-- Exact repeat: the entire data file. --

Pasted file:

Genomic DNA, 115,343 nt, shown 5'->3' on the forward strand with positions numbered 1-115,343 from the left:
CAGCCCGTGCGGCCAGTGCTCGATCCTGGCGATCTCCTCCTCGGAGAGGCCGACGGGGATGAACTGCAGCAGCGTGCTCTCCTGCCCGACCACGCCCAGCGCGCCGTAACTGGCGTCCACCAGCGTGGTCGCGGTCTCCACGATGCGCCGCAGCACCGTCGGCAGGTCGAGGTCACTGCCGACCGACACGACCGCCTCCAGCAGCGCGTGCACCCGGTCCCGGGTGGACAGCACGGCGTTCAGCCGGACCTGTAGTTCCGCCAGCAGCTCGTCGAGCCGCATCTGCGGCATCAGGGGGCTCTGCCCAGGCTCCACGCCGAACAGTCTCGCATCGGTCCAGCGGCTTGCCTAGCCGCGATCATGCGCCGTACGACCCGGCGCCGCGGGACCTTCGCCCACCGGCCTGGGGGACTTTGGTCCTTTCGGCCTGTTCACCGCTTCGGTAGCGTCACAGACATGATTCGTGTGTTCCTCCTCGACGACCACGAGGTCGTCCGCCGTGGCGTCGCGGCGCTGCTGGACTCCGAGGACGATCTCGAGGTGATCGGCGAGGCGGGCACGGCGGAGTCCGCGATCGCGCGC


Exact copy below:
Genomic DNA, 115,343 nt, shown 5'->3' on the forward strand with positions numbered 1-115,343 from the left:
CAGCCCGTGCGGCCAGTGCTCGATCCTGGCGATCTCCTCCTCGGAGAGGCCGACGGGGATGAACTGCAGCAGCGTGCTCTCCTGCCCGACCACGCCCAGCGCGCCGTAACTGGCGTCCACCAGCGTGGTCGCGGTCTCCACGATGCGCCGCAGCACCGTCGGCAGGTCGAGGTCACTGCCGACCGACACGACCGCCTCCAGCAGCGCGTGCACCCGGTCCCGGGTGGACAGCACGGCGTTCAGCCGGACCTGTAGTTCCGCCAGCAGCTCGTCGAGCCGCATCTGCGGCATCAGGGGGCTCTGCCCAGGCTCCACGCCGAACAGTCTCGCATCGGTCCAGCGGCTTGCCTAGCCGCGATCATGCGCCGTACGACCCGGCGCCGCGGGACCTTCGCCCACCGGCCTGGGGGACTTTGGTCCTTTCGGCCTGTTCACCGCTTCGGTAGCGTCACAGACATGATTCGTGTGTTCCTCCTCGACGACCACGAGGTCGTCCGCCGTGGCGTCGCGGCGCTGCTGGACTCCGAGGACGATCTCGAGGTGATCGGCGAGGCGGGCACGGCGGAGTCCGCGATCGCGCGC